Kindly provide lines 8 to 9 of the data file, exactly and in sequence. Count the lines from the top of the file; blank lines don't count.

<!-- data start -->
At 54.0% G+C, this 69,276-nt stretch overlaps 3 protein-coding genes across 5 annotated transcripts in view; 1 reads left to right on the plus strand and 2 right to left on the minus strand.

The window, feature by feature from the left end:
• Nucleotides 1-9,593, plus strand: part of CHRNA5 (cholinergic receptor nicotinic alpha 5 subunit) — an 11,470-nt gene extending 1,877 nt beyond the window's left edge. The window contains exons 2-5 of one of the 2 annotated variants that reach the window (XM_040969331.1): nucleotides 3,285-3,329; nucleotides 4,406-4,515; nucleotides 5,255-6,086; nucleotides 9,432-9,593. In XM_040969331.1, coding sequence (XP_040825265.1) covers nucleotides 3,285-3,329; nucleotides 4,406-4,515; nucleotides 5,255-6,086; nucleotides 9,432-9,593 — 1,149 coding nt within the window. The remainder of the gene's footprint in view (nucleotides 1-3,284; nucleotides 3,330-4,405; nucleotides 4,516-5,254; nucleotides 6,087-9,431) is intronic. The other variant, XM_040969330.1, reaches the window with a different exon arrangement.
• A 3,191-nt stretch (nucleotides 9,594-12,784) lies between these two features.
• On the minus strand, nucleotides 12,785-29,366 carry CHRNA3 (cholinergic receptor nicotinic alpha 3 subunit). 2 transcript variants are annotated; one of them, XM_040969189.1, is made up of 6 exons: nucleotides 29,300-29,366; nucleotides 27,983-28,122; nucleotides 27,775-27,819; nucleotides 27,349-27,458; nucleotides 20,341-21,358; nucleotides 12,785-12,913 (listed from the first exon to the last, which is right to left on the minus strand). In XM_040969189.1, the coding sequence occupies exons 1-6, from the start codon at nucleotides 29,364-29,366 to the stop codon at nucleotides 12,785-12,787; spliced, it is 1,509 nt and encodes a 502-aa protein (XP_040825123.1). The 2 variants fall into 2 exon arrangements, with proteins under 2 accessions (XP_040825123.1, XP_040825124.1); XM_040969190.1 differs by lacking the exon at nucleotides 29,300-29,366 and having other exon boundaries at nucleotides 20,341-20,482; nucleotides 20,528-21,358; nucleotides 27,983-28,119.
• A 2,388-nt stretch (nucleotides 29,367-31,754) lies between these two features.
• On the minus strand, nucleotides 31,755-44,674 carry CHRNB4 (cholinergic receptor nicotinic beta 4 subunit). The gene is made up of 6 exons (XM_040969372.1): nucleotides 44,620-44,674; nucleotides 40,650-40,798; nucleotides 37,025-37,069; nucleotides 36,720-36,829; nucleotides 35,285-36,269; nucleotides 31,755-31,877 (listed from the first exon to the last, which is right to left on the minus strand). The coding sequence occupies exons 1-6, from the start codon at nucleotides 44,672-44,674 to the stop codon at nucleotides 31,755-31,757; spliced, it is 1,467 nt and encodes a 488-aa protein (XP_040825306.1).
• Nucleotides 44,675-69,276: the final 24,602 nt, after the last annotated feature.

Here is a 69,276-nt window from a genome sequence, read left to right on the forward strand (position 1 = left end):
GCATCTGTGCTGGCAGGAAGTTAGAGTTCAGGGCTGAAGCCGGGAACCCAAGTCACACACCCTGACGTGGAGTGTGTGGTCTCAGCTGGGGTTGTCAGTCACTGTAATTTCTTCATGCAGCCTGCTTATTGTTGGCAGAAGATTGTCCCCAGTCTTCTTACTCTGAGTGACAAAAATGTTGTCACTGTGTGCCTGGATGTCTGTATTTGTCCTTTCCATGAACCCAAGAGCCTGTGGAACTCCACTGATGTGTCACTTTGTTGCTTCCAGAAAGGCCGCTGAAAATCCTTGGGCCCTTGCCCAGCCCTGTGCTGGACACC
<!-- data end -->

• Nucleotides 44,675-69,276: the final 24,602 nt, after the last annotated feature.

Here is a 69,276-nt window from a genome sequence, read left to right on the forward strand (position 1 = left end):